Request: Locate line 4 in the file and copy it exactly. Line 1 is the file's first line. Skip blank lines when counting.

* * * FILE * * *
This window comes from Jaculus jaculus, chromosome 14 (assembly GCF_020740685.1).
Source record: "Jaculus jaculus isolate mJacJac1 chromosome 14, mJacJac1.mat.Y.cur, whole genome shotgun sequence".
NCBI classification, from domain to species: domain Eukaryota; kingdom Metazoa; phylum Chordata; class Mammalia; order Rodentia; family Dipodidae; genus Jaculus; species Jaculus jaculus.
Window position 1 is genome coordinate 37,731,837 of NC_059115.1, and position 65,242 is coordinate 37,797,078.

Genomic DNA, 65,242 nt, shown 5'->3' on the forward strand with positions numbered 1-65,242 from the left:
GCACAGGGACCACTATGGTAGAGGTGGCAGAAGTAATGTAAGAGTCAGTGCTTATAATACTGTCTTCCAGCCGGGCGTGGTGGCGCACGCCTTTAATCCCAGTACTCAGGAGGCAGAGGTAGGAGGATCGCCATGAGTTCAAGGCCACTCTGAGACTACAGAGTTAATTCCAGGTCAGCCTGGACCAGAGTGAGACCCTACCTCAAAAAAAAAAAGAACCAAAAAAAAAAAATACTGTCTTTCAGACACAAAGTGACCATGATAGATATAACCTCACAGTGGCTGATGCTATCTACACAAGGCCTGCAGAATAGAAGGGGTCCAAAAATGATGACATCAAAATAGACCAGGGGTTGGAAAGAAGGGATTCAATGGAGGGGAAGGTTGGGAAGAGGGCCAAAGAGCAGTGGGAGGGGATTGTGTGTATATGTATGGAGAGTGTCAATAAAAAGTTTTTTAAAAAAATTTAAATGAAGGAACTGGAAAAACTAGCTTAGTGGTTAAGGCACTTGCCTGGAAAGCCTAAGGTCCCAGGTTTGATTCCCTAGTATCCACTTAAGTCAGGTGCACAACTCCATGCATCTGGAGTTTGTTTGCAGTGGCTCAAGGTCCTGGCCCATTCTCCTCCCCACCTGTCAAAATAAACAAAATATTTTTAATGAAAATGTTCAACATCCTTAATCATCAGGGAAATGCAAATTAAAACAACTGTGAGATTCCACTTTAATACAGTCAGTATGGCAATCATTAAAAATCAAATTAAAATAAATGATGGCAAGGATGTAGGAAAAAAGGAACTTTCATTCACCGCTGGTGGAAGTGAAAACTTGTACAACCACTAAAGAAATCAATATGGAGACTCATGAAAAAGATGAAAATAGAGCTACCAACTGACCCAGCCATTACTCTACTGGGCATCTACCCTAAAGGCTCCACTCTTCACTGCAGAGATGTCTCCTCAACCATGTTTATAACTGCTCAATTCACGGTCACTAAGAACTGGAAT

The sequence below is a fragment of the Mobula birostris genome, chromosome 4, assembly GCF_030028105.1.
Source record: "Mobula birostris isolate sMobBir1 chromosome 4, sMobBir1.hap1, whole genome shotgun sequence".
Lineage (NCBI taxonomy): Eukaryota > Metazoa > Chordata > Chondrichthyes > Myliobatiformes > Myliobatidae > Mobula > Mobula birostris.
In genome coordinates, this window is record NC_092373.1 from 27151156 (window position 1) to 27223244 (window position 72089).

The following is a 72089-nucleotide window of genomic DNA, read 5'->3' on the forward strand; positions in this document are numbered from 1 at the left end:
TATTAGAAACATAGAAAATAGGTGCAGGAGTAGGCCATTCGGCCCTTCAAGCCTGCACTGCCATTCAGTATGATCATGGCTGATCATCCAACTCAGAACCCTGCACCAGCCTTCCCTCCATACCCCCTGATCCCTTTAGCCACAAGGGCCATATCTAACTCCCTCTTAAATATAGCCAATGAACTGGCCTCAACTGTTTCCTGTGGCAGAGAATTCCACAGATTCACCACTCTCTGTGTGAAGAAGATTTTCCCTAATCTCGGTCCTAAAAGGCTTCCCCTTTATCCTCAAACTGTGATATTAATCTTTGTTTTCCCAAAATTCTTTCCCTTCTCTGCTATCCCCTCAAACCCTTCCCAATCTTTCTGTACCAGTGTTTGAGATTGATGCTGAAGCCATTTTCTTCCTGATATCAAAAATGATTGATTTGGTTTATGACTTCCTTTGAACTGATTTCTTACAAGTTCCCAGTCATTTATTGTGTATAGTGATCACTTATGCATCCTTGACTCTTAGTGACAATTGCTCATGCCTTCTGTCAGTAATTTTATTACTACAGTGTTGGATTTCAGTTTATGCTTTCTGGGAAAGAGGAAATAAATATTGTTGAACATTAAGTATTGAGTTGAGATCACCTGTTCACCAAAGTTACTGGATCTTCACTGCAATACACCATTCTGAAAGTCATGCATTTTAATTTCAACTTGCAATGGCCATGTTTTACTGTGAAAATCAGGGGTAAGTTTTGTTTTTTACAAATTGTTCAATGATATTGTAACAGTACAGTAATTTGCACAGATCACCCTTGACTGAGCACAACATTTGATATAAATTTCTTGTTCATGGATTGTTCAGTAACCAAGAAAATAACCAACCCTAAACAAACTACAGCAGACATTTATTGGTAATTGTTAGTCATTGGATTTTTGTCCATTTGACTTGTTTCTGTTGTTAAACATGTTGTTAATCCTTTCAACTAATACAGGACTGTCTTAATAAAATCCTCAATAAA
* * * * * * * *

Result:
Window position 1 is genome coordinate 37,731,837 of NC_059115.1, and position 65,242 is coordinate 37,797,078.